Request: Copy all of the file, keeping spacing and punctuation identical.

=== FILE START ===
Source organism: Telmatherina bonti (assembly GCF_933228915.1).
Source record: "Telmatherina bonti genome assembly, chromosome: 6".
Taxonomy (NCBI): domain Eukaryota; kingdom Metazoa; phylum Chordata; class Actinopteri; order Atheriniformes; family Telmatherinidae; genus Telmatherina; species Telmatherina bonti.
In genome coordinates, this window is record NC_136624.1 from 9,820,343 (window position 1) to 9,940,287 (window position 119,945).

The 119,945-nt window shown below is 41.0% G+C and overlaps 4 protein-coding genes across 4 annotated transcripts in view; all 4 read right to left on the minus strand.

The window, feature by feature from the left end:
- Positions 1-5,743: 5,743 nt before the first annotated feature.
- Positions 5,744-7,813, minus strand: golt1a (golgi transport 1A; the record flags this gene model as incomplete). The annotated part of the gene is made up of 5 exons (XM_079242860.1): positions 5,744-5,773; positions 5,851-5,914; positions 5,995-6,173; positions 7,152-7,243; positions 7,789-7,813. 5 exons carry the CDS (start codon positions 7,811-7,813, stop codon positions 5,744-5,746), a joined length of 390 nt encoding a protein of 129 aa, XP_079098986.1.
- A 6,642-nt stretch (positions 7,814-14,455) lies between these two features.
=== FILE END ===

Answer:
Source organism: Telmatherina bonti (assembly GCF_933228915.1).
Source record: "Telmatherina bonti genome assembly, chromosome: 6".
Taxonomy (NCBI): domain Eukaryota; kingdom Metazoa; phylum Chordata; class Actinopteri; order Atheriniformes; family Telmatherinidae; genus Telmatherina; species Telmatherina bonti.
In genome coordinates, this window is record NC_136624.1 from 9,820,343 (window position 1) to 9,940,287 (window position 119,945).

The 119,945-nt window shown below is 41.0% G+C and overlaps 4 protein-coding genes across 4 annotated transcripts in view; all 4 read right to left on the minus strand.

The window, feature by feature from the left end:
- Positions 1-5,743: 5,743 nt before the first annotated feature.
- Positions 5,744-7,813, minus strand: golt1a (golgi transport 1A; the record flags this gene model as incomplete). The annotated part of the gene is made up of 5 exons (XM_079242860.1): positions 5,744-5,773; positions 5,851-5,914; positions 5,995-6,173; positions 7,152-7,243; positions 7,789-7,813. 5 exons carry the CDS (start codon positions 7,811-7,813, stop codon positions 5,744-5,746), a joined length of 390 nt encoding a protein of 129 aa, XP_079098986.1.
- A 6,642-nt stretch (positions 7,814-14,455) lies between these two features.